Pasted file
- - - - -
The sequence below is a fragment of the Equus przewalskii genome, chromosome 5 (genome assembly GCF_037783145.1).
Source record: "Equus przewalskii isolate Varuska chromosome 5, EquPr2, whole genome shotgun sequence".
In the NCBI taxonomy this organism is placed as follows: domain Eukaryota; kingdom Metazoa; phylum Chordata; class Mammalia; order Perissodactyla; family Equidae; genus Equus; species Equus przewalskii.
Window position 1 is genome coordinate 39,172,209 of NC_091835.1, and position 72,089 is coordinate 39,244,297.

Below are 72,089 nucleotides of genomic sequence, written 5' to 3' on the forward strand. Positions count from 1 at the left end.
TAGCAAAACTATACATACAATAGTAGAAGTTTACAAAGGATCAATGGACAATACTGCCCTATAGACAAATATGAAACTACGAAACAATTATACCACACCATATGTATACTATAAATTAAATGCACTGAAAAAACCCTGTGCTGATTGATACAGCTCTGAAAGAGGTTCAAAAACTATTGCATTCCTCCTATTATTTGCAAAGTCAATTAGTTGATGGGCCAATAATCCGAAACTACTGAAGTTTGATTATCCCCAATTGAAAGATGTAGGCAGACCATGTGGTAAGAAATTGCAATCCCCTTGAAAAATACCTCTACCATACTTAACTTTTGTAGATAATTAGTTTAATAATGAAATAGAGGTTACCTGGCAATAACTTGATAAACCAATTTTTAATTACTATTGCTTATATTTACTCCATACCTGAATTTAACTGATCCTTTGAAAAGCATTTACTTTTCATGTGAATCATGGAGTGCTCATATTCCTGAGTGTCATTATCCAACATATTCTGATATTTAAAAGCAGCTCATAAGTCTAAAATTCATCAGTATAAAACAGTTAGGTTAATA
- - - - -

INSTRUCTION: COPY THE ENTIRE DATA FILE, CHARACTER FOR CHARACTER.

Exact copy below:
The sequence below is a fragment of the Equus przewalskii genome, chromosome 5 (genome assembly GCF_037783145.1).
Source record: "Equus przewalskii isolate Varuska chromosome 5, EquPr2, whole genome shotgun sequence".
In the NCBI taxonomy this organism is placed as follows: domain Eukaryota; kingdom Metazoa; phylum Chordata; class Mammalia; order Perissodactyla; family Equidae; genus Equus; species Equus przewalskii.
Window position 1 is genome coordinate 39,172,209 of NC_091835.1, and position 72,089 is coordinate 39,244,297.

Below are 72,089 nucleotides of genomic sequence, written 5' to 3' on the forward strand. Positions count from 1 at the left end.
TAGCAAAACTATACATACAATAGTAGAAGTTTACAAAGGATCAATGGACAATACTGCCCTATAGACAAATATGAAACTACGAAACAATTATACCACACCATATGTATACTATAAATTAAATGCACTGAAAAAACCCTGTGCTGATTGATACAGCTCTGAAAGAGGTTCAAAAACTATTGCATTCCTCCTATTATTTGCAAAGTCAATTAGTTGATGGGCCAATAATCCGAAACTACTGAAGTTTGATTATCCCCAATTGAAAGATGTAGGCAGACCATGTGGTAAGAAATTGCAATCCCCTTGAAAAATACCTCTACCATACTTAACTTTTGTAGATAATTAGTTTAATAATGAAATAGAGGTTACCTGGCAATAACTTGATAAACCAATTTTTAATTACTATTGCTTATATTTACTCCATACCTGAATTTAACTGATCCTTTGAAAAGCATTTACTTTTCATGTGAATCATGGAGTGCTCATATTCCTGAGTGTCATTATCCAACATATTCTGATATTTAAAAGCAGCTCATAAGTCTAAAATTCATCAGTATAAAACAGTTAGGTTAATA